NDP's Jagmeet Singh wades in on new Alta. oil threat against B.C.
Notley threatens to cut oil ahead of B.C. protests, but Jagmeet Singh tells Metro he doesn't see it as a fight between two provinces—but the result of federal bungling
|Report an Error|
Share via Email
Any hopes the NDP's internecine oil skirmish across the B.C.-Alta. border would ease faded Thursday, as Premier Rachel Notley threatened to cut off oil, potentially pushing Vancouver gas prices past $1.50 a litre.
"The Lower Mainland of B.C. in particular struggles from rather high gas prices and they have a very high sensitivity to supply changes," she told reporters. "What we are talking about doing is bringing in one tool that we may or may not ever use in a very large range of possibilities."
The idea matches United Conservative Party head Jason Kenney's cut-off call this week, and pits the B.C. and Alberta wings of the social democrat party against each other. Federal leader Jagmeet Singh opposes Kinder Morgan's pipeline expansion.
Metro sat down with Singh shortly after Notley's comments to ask him about troubles in his own party's house, just one day ahead of mass protests by First Nations and environmentalists against Kinder Morgan's pipeline.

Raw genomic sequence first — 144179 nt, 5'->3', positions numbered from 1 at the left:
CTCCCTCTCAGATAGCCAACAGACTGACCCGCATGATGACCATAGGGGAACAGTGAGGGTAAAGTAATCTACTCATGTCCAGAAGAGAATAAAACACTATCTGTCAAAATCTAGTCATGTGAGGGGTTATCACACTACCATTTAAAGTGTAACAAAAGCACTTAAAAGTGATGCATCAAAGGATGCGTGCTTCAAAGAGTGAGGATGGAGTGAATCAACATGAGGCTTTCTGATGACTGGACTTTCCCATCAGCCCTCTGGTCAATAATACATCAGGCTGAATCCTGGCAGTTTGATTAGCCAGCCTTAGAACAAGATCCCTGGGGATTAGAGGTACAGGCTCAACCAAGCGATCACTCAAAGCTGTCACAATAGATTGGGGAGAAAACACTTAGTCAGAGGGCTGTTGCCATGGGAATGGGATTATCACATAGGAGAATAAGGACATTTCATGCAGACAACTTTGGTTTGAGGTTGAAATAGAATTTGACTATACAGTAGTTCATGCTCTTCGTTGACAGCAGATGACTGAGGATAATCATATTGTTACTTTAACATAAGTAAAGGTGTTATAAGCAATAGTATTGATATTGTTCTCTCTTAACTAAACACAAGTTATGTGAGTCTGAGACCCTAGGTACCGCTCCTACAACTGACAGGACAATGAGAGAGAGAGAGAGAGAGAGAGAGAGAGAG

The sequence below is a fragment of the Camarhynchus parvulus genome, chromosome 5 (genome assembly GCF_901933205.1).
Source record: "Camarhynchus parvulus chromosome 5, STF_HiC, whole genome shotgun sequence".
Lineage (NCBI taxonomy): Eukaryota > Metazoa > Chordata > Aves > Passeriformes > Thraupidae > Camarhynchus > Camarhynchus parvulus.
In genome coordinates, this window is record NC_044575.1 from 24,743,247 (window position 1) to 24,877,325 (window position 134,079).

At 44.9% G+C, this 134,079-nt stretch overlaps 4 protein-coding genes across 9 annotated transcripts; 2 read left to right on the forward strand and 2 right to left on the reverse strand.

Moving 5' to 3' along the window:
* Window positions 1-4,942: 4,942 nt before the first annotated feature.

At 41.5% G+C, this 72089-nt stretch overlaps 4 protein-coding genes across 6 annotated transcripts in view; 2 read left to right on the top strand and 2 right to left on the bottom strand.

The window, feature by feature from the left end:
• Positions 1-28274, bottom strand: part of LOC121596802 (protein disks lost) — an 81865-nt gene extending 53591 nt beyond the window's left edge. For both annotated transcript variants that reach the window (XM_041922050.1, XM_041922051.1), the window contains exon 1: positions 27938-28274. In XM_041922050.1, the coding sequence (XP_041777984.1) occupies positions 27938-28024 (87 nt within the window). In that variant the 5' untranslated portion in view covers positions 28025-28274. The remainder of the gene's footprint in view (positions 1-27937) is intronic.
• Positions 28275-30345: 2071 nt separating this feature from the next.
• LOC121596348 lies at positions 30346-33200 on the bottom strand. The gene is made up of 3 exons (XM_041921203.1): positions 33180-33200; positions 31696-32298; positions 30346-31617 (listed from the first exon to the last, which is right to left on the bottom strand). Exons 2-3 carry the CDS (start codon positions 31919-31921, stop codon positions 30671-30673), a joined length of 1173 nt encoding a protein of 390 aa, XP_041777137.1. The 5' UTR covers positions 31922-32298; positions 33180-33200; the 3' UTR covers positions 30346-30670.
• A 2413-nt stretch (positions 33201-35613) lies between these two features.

"At the end of the day, Rachel Notley is doing what she promised to do — to stand up for the people of Alberta," Singh said in Metro Vancouver's offices Thursday afternoon. "… And Premier Horgan is fighting for exactly what he promised to do: to protect the coastline.
"The Prime Minister is the one who broke the promise in this situation. It is the federal government's responsibility to negotiate these scenarios when you have an energy project."
He said Trudeau's adoption of the Tory-era pipeline approvals "widely considered a sham" broke his commitments to B.C. and the environment.
But Singh would not say if there was a level of threats made by the Alberta premier he would find unacceptable for a New Democrat.
"Tensions are high, because this is a serious issue," Singh replied, "but this is a squarely federal issue. It's why we have a federal government, and we need an independent decision-making process.
"I just don't accept the frame of a conflict between two provinces. I'm a federal leader, and it's clearly a federal responsibility. That's why I'm going to fight hard on this file, for a process that's consistent. That's why people are so upset."
—With files from The Canadian Press.